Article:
To convey the idea that a third party who is not part of the commercial cheating industry is completing work on behalf of a student, the phrase used by Gómez Córdoba & Pinto Bustamante (2017), “realización por parte de un tercero de trabajos escritos” might be more accurate. However, we point out that this phrase specifically addresses text-based disciplines and excludes fields where the academic work produced does not necessarily include prose writing, including computer code.

We do not claim that our search was exhaustive. We have highlighted particular examples from the extant literature to illustrate the inconsistency in how contract cheating is discussed in scholarship written in the Spanish language.

Conclusion: Call to Action

In order to effectively address a problem, we must first be able to name it; to talk about it in ways that others will understand. Only then can we, as community of educators, advocates, and scholars, be as unified in our actions against the problem as we are in the way we talk about it. Therefore, we conclude with a call to action to our colleagues across the Spanish-speaking world to produce a Spanish-language glossary for academic integrity that includes a precise phrase to convey contract cheating that can be used with confidence as a common term.

References

Armesto, G. (2016). El plagio académico: ¿Qué es y cómo distinguirlo? Revista de integridad académica, 1(1), 5-7.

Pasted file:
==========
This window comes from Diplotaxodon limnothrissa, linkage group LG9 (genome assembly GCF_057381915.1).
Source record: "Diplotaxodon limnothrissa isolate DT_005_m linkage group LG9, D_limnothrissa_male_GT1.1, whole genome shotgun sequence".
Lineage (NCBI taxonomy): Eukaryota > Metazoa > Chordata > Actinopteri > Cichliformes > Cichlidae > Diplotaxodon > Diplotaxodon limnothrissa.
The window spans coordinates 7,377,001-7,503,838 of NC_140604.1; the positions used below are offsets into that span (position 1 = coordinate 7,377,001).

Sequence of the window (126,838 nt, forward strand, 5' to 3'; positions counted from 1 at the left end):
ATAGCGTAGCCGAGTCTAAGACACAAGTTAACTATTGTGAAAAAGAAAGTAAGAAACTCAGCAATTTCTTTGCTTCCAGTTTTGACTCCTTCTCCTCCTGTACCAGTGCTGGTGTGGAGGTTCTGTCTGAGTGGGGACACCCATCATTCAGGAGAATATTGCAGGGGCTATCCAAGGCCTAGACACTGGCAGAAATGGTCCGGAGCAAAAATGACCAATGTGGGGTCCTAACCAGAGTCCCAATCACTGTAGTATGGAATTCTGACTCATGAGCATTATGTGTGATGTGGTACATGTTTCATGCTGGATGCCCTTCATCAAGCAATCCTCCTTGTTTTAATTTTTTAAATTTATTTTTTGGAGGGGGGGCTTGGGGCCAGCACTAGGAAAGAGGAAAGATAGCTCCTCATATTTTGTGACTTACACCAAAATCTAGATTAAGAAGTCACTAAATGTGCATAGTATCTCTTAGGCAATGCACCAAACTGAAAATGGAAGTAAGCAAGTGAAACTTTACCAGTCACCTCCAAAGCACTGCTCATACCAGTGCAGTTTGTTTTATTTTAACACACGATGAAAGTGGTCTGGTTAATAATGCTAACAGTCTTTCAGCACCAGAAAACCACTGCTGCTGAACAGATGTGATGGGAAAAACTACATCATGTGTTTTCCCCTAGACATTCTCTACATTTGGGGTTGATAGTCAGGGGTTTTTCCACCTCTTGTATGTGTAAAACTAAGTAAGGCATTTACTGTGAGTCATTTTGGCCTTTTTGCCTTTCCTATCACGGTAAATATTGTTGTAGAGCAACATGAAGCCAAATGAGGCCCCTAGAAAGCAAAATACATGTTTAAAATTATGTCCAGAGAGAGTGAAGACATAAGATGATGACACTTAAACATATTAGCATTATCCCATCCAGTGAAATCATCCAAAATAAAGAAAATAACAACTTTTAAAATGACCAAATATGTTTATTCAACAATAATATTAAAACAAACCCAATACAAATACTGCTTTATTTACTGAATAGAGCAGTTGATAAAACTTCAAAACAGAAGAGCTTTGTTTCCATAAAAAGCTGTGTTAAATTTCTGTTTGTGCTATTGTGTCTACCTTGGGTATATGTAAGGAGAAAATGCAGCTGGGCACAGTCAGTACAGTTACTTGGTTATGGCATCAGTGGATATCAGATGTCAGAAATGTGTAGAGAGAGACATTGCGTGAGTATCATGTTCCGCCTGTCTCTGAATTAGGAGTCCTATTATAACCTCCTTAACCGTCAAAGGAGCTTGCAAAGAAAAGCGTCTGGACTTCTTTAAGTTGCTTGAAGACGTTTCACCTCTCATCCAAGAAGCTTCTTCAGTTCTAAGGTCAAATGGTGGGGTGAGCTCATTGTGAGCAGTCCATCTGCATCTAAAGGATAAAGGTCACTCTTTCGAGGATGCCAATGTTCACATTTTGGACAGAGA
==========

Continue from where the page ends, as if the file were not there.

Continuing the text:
Clarke, R., & Lancaster, T. (2006). Eliminating the successor to plagiarism: Identifying the usage of contract cheating sites. Paper presented at the Second International Plagiarism Conference, The Sage Gateshead, Tyne & Wear, United Kingdom.

Comas, R., Sureda, J., Casero, A., & Morey, M. (2011). La integridad académica entre el alumnado universitario español. Estudios Pedagógicos, 37(1), 2007-2225.

Denisova-Schmidt, E. (2016). El desafío global de la integridad académica. International Higher Education (Spanish edition), 87, 5-7. Retrieved from http://ceppe.uc.cl/images/stories/recursos/ihe/Numeros/87/art_03.pdf

Eaton, S. E., & Dressler, R. (2019). Multilingual essay mills: Implications for second language teaching and learning. Notos, 14(2), 4-14. Retrieved from http://hdl.handle.net/1880/110695

European Network for Academic Integrity (ENAI). (n.d.). Glossary. Retrieved from http://www.academicintegrity.eu/wp/glossary/

Gómez Córdoba, A., & Pinto Bustamante, B. (2017). La integridad académica: el dilema de la formación médica / Academic integrity: The dilemma of medical education. Revista Educación y Desarrollo Social, 11(2). doi:org/10/18359/reds.3248

Taúginienė, L, Gaižaúskaitė, I, Glendinning, I, Kravjar, J, Ojsteršek, M, Ribeiro, L, Odiņeca, T, Marino, F, Cosentino, M, Sivasubramaniam, S. Glossary for Academic Integrity (Portuguese). ENAI Report 3G [online]. Tradução de: Malaquias, A, Fachada, B, Ribeiro, L. 2019. http://www.academicintegrity.eu/wp/wp-content/uploads/2019/09/Glossary_PT.pdf

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Note: This post is a re-print of our short paper. Here is how to cite this content:

Eaton, S. E., & Moya Figueroa, B. (2020). ¿Cómo se dice “contract cheating”?: Exploring academic integrity terminology in Spanish-speaking contexts. University of Calgary. http://hdl.handle.net/1880/112526

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Sarah Elaine Eaton, PhD, is a faculty member in the Werklund School of Education, and the Educational Leader in Residence, Academic Integrity, University of Calgary, Canada. Opinions are my own and do not represent those of the University of Calgary.